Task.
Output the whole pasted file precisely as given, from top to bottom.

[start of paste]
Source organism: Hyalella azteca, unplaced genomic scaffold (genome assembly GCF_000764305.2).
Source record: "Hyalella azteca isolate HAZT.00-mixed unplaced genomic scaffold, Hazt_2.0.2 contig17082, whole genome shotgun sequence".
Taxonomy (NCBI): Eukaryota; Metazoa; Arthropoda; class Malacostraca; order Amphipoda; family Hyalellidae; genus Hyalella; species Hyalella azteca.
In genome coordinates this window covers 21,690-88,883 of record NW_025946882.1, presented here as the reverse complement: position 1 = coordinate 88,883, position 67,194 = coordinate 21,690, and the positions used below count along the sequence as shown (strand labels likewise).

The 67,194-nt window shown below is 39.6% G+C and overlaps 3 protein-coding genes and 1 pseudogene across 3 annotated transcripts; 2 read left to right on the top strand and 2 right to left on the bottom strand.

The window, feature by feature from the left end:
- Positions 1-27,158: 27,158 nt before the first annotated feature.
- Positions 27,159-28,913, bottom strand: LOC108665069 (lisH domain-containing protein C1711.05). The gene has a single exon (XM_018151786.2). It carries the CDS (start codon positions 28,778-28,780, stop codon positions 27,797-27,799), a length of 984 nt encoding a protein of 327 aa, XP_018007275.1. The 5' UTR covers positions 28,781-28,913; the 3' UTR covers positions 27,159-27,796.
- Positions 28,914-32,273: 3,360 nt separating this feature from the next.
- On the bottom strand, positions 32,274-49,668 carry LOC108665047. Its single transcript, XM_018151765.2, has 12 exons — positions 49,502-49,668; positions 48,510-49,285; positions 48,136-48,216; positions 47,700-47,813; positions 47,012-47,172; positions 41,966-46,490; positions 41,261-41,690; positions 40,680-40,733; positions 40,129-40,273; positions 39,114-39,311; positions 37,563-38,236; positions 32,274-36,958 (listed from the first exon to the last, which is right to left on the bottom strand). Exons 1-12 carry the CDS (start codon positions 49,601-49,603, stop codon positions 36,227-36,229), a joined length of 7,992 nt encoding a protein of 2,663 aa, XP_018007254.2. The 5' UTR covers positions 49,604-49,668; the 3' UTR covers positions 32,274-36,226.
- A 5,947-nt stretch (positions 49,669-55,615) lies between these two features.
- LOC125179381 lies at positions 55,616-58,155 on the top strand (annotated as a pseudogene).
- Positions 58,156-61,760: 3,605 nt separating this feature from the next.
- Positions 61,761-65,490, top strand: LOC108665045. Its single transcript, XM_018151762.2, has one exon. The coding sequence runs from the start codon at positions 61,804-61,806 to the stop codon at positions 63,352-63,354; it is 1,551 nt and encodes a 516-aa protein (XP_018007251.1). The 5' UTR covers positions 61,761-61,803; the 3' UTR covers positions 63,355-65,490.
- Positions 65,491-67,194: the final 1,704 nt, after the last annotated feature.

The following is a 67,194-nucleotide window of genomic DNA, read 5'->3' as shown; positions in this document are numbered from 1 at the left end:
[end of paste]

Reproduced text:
Source organism: Hyalella azteca, unplaced genomic scaffold (genome assembly GCF_000764305.2).
Source record: "Hyalella azteca isolate HAZT.00-mixed unplaced genomic scaffold, Hazt_2.0.2 contig17082, whole genome shotgun sequence".
Taxonomy (NCBI): Eukaryota; Metazoa; Arthropoda; class Malacostraca; order Amphipoda; family Hyalellidae; genus Hyalella; species Hyalella azteca.
In genome coordinates this window covers 21,690-88,883 of record NW_025946882.1, presented here as the reverse complement: position 1 = coordinate 88,883, position 67,194 = coordinate 21,690, and the positions used below count along the sequence as shown (strand labels likewise).

The 67,194-nt window shown below is 39.6% G+C and overlaps 3 protein-coding genes and 1 pseudogene across 3 annotated transcripts; 2 read left to right on the top strand and 2 right to left on the bottom strand.

The window, feature by feature from the left end:
- Positions 1-27,158: 27,158 nt before the first annotated feature.
- Positions 27,159-28,913, bottom strand: LOC108665069 (lisH domain-containing protein C1711.05). The gene has a single exon (XM_018151786.2). It carries the CDS (start codon positions 28,778-28,780, stop codon positions 27,797-27,799), a length of 984 nt encoding a protein of 327 aa, XP_018007275.1. The 5' UTR covers positions 28,781-28,913; the 3' UTR covers positions 27,159-27,796.
- Positions 28,914-32,273: 3,360 nt separating this feature from the next.
- On the bottom strand, positions 32,274-49,668 carry LOC108665047. Its single transcript, XM_018151765.2, has 12 exons — positions 49,502-49,668; positions 48,510-49,285; positions 48,136-48,216; positions 47,700-47,813; positions 47,012-47,172; positions 41,966-46,490; positions 41,261-41,690; positions 40,680-40,733; positions 40,129-40,273; positions 39,114-39,311; positions 37,563-38,236; positions 32,274-36,958 (listed from the first exon to the last, which is right to left on the bottom strand). Exons 1-12 carry the CDS (start codon positions 49,601-49,603, stop codon positions 36,227-36,229), a joined length of 7,992 nt encoding a protein of 2,663 aa, XP_018007254.2. The 5' UTR covers positions 49,604-49,668; the 3' UTR covers positions 32,274-36,226.
- A 5,947-nt stretch (positions 49,669-55,615) lies between these two features.
- LOC125179381 lies at positions 55,616-58,155 on the top strand (annotated as a pseudogene).
- Positions 58,156-61,760: 3,605 nt separating this feature from the next.
- Positions 61,761-65,490, top strand: LOC108665045. Its single transcript, XM_018151762.2, has one exon. The coding sequence runs from the start codon at positions 61,804-61,806 to the stop codon at positions 63,352-63,354; it is 1,551 nt and encodes a 516-aa protein (XP_018007251.1). The 5' UTR covers positions 61,761-61,803; the 3' UTR covers positions 63,355-65,490.
- Positions 65,491-67,194: the final 1,704 nt, after the last annotated feature.

The following is a 67,194-nucleotide window of genomic DNA, read 5'->3' as shown; positions in this document are numbered from 1 at the left end: